The Amazing Spider-Man (2012)

<strong class="MovieTitle">The Amazing Spider-Man</strong> (2012)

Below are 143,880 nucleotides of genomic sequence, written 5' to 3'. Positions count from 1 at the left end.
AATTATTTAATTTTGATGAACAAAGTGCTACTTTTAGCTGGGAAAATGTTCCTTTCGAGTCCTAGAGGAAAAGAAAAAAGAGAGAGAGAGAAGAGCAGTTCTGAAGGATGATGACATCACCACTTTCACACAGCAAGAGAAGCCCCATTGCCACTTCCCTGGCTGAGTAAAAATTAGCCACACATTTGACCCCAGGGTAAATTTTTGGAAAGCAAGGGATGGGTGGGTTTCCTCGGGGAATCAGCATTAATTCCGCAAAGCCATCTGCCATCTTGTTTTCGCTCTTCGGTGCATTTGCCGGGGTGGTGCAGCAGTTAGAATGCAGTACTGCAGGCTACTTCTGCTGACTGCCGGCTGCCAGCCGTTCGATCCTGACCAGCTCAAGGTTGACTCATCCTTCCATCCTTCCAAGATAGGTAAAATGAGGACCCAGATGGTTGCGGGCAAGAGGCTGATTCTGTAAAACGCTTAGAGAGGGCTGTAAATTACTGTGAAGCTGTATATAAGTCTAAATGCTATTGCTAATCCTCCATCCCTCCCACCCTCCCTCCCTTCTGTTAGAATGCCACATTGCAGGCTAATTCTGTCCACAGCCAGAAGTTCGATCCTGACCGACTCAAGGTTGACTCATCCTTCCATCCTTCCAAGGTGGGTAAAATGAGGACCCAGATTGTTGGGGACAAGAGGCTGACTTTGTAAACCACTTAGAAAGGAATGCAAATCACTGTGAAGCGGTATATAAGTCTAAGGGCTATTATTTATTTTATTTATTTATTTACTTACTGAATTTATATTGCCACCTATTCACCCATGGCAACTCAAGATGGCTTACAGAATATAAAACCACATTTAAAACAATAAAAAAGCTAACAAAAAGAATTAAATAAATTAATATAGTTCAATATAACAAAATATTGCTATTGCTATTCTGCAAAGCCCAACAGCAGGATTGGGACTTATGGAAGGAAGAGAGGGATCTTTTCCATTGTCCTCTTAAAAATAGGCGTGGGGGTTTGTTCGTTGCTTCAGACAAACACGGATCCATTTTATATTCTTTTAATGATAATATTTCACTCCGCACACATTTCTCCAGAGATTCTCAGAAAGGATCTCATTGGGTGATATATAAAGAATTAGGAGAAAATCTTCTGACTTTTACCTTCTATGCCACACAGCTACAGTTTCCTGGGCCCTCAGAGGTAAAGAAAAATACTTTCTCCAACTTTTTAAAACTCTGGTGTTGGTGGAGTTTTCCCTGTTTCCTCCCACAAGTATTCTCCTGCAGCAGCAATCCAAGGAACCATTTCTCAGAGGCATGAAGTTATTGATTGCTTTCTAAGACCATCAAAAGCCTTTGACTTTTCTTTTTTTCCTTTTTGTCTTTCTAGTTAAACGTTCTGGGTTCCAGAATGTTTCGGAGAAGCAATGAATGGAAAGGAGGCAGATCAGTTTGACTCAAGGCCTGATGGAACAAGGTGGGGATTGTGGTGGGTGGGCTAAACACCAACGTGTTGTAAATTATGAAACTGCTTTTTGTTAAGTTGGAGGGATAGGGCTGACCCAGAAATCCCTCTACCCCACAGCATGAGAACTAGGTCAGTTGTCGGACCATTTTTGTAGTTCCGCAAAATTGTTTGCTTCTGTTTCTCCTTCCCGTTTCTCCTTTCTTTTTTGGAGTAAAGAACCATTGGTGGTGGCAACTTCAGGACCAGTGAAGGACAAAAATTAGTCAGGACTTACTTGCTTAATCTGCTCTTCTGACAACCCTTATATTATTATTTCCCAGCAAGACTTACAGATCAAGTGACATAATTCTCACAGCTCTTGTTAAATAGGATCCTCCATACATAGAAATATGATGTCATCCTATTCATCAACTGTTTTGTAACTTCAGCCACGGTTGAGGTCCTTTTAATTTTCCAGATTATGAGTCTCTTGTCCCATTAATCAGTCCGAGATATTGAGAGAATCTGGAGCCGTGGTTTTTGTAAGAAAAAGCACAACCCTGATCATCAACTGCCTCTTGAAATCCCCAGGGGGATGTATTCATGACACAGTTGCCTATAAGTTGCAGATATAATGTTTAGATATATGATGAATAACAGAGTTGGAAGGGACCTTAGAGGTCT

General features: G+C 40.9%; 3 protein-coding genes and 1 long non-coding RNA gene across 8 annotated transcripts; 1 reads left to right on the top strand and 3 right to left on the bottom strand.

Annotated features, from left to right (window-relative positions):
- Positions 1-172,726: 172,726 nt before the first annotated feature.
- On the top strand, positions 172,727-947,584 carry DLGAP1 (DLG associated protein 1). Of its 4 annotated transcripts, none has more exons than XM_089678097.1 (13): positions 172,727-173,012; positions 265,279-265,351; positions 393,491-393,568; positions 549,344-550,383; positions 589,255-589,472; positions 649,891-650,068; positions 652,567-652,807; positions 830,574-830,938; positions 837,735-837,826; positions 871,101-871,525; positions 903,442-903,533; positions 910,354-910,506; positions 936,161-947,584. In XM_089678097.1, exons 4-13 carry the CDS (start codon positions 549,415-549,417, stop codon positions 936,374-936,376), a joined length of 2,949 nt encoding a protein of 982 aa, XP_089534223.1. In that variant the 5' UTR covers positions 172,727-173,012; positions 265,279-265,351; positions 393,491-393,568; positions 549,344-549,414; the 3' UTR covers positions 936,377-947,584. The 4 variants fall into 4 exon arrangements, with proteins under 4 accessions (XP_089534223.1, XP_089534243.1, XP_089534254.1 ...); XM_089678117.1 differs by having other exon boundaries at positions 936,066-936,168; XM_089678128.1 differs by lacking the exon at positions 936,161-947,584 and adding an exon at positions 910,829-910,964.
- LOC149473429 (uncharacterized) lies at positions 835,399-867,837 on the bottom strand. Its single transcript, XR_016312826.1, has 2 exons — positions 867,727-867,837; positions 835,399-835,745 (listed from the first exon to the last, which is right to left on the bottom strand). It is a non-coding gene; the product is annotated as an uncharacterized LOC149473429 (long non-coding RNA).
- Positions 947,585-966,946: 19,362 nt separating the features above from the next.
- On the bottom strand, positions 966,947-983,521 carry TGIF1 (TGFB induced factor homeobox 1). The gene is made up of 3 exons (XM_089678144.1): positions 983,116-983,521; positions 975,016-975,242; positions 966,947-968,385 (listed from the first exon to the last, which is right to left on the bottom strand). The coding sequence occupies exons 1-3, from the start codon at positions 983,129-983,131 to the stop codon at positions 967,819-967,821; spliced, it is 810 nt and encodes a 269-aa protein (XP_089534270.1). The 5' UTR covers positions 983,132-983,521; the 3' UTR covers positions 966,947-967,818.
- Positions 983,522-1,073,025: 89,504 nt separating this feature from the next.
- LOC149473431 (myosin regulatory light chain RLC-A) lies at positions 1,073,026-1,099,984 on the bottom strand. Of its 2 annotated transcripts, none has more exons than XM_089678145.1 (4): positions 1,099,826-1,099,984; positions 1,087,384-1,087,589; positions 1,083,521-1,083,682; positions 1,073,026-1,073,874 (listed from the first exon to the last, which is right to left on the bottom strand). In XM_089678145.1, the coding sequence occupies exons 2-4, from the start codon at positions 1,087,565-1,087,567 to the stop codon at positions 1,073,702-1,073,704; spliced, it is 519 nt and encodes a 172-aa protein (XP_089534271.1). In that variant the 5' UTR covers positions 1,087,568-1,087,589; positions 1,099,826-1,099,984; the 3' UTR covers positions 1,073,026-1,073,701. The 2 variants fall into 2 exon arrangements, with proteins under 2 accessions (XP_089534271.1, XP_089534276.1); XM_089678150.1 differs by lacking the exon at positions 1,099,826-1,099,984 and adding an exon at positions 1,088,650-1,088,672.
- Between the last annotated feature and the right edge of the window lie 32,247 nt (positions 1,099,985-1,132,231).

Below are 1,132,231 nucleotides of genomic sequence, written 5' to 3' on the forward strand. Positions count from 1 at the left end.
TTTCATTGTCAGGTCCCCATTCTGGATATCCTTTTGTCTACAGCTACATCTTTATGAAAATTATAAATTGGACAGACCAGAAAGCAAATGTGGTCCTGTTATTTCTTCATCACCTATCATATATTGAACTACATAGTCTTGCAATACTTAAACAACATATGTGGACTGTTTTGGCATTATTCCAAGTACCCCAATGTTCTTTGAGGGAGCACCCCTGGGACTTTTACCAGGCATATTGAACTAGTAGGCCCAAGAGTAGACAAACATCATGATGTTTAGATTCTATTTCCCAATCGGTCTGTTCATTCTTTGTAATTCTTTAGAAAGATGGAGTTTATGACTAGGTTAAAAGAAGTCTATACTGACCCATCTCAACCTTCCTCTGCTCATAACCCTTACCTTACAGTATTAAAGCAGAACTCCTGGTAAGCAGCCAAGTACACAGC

(On Cable TV, March 2013) Here is the key to this film’s seemingly-pointless existence: A long time ago, before it took ownership of its characters’ movies rights (a process that eventually led to The Avengers), Marvel sold the rights to the Spider-Man character to Fox studios, with a clause saying that movies about the character had to be produced every few years, otherwise the rights would revert to Marvel.  Combine that with the fact that the original cast members of the Spider-Man trilogy have all gone out of contract and into a much higher income profile and you get a perfect excuse for a reboot, whether you like the idea or not.  Ten years is a long time when it comes to the teenage audiences at which the Spider-Man films are aimed.  So it is that The Amazing Spider-Man is nearly a plot-beat-per-plot-beat rethread of 2002’s Spider-Man.  You’d think that modern audiences, familiarized with superheroes through fifteen years’ worth of such films, could be spared another origins story… but no.  Still, a reboot may be a disappointment, but it’s not necessarily a substantial knock against the finished film: it’s all about the execution, and a deft take on familiar ideas can outshine plodding originality most of the time.  Sadly, the biggest problem with The Amazing Spider-Man is that it can’t be trusted to present a satisfying version of the Spider-Man mythology.  It doesn’t do much with the expected elements of the Spider-Man origins story, and by strongly suggesting that non-nerdy Peter Parker is meant to become Spider-Man, it seriously undermines one of the charms of the everyman character.  This, added to evidence of late tampering with the script (as in: the trailers show more than what’s in the finished film) and the obvious non-resolution of enough plot-lines to point the way to a film trilogy, make The Amazing Spider-Man such a disappointing experience.  Oh, it’s not as if the film is worthless: The two lead actors are better than the previous trilogy’s lead actors even when they’re not given equally-good material (poor Emma Stone doesn’t have much to do than show off her knees), director Marc Webb has a good eye and the wall-to-wall special effects show how much the industry has improved in ten years.  This Spider-Man has better quips (one of the characteristics that establish him as a distinct alter-ego from Peter Parker), Rhys Ifans is intriguing as the mad-scientist villain and the film is slickly-made.  Still, from a storytelling standpoint, it seems as if all the worst choices were made in the service of a mechanically-conceived piece of pop-culture merchandizing.  It’s entertaining enough, but it could have been so much better…

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